Another great way to explore the city, especially if you don’t have a vehicle, is to find out RIT’s shuttle bus times. The weekend shuttle service that typically travels around campus opens up to the rest of Henrietta for students who want to hop on and visit the Marketplace Mall, the South Plaza, Wegman’s, Target, etc. Parking and Transportation Services also works with the RTS Bus System to provide a late night bus to downtown Rochester on Saturdays. For more information, download the RIT Mobile App to get live bus trackers, schedules, maps, and updates! 

If you’re lucky enough to have a car on campus or know someone with a car (or you could request an Uber/Lyft, which has recently just come to the area) you have the ability to really get into the city and surrounding towns of Henrietta. Some great places to explore in Rochester are:

The Strong Museum – Strong Museum gives a historic and interactive look into toys, video games, and exhibits that make you relive your childhood. Yes this may be considered a children’s museum but it’s enjoyed by people of all ages!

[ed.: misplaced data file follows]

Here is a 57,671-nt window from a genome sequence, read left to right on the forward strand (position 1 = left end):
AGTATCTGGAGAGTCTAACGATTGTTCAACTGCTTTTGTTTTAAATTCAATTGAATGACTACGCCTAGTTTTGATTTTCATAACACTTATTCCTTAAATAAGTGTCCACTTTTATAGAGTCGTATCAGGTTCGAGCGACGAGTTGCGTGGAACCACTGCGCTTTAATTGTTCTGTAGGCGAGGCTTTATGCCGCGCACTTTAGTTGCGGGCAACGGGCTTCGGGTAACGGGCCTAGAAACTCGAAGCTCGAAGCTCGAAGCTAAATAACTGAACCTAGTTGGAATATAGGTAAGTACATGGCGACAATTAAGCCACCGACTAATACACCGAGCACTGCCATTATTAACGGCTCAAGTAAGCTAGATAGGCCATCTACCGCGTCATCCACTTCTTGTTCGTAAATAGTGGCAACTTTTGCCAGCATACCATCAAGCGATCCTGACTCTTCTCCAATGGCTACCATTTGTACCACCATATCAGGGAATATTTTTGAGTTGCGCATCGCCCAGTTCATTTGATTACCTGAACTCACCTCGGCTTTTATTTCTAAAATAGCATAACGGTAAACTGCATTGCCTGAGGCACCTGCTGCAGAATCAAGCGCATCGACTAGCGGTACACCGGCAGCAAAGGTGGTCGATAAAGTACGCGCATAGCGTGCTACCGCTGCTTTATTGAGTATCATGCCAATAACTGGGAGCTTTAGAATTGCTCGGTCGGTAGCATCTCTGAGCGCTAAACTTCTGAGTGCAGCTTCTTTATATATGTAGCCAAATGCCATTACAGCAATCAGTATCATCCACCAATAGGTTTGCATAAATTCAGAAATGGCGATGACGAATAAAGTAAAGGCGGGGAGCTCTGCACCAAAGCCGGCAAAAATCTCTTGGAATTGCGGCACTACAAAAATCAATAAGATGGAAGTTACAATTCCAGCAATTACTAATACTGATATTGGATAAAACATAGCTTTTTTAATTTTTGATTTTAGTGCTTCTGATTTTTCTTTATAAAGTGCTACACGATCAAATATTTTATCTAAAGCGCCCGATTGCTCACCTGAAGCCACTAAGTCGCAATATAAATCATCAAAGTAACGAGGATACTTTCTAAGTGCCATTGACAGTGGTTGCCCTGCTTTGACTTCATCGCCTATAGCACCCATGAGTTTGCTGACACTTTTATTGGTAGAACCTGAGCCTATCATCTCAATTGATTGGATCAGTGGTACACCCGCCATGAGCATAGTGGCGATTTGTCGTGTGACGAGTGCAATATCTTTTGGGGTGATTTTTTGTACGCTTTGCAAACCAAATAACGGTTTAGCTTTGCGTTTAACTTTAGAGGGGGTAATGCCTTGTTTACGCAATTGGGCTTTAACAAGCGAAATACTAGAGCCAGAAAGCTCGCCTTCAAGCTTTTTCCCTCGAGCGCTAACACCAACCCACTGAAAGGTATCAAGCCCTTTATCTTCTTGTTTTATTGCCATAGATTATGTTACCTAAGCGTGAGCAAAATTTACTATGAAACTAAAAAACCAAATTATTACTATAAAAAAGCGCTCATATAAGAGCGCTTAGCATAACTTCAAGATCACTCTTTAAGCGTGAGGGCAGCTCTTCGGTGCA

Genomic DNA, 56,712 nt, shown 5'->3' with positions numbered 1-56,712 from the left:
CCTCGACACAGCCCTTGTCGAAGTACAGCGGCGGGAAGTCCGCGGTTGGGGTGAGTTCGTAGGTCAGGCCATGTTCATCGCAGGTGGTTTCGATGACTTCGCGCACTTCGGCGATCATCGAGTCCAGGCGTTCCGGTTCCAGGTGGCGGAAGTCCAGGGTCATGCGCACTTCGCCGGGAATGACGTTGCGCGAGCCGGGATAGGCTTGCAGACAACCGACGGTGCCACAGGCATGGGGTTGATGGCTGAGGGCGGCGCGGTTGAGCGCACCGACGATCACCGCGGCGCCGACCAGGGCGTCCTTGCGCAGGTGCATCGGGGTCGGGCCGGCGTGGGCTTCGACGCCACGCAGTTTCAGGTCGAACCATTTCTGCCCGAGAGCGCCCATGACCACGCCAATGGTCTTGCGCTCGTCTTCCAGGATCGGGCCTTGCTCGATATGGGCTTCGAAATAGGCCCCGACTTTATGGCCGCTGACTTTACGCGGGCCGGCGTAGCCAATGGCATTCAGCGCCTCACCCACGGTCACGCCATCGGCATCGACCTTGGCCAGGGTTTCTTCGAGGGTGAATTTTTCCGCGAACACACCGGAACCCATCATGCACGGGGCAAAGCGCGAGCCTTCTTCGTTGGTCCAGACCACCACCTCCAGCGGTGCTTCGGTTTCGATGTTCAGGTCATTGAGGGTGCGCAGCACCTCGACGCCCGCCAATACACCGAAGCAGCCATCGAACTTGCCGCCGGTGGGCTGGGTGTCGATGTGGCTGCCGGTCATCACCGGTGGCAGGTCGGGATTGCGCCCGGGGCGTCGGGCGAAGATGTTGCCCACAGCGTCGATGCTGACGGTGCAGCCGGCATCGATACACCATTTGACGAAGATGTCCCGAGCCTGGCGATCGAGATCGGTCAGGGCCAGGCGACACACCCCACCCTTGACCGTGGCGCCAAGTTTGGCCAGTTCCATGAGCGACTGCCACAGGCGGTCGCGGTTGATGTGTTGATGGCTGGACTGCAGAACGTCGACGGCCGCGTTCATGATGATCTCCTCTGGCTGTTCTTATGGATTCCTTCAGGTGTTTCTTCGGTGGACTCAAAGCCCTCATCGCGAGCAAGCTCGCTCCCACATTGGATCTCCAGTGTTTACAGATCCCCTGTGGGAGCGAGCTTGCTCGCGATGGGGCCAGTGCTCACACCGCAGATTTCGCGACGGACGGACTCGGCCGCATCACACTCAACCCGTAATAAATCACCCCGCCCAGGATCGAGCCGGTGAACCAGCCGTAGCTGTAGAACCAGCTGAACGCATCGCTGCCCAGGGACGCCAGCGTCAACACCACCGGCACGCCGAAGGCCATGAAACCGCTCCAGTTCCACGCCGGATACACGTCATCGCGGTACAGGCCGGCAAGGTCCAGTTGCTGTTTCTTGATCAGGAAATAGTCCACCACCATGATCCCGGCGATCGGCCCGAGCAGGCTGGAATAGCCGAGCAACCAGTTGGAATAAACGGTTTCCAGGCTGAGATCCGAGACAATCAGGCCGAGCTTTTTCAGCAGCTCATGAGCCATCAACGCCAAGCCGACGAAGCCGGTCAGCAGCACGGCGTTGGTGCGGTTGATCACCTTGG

Artisan Works – A renovated factory building that holds a large number of art pieces. They often have art shows as well!

Eastman House – The George Eastman Museum is the oldest museum in the world that is dedicated to photography. It also holds one of the world’s oldest film archives! It was the estate of George Eastman – the founder of Eastman Kodak Company – and opened to the public in 1949.

Mt. Hope Cemetery – Mt. Hope is a cemetery that dates back to 1838 and spans over 196 acres of land. Most notably, it is where Susan B. Anthony and Frederick Douglass are buried.

Susan B. Anthony House – This was the home of Susan B. Anthony for nearly 40 years. She was a national figure for the women’s rights movement.

The Public Market – Instead of going to Wegmans, hit up Rochester’s very own Public Market! This is a great place to go to see a large variety of local food and drinks from various different vendors.

For more information please visit RIT’s Parking & Transportation website.